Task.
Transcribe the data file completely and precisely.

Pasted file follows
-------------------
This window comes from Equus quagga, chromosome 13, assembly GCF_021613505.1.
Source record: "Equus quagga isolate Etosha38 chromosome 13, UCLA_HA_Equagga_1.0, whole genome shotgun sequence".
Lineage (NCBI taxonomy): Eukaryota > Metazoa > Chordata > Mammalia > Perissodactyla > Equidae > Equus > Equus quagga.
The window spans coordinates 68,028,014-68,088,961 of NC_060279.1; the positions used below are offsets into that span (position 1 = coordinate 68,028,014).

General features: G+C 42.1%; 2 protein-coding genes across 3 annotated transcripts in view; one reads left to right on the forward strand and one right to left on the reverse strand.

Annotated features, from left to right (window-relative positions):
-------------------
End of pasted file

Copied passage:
This window comes from Equus quagga, chromosome 13, assembly GCF_021613505.1.
Source record: "Equus quagga isolate Etosha38 chromosome 13, UCLA_HA_Equagga_1.0, whole genome shotgun sequence".
Lineage (NCBI taxonomy): Eukaryota > Metazoa > Chordata > Mammalia > Perissodactyla > Equidae > Equus > Equus quagga.
The window spans coordinates 68,028,014-68,088,961 of NC_060279.1; the positions used below are offsets into that span (position 1 = coordinate 68,028,014).

General features: G+C 42.1%; 2 protein-coding genes across 3 annotated transcripts in view; one reads left to right on the forward strand and one right to left on the reverse strand.

Annotated features, from left to right (window-relative positions):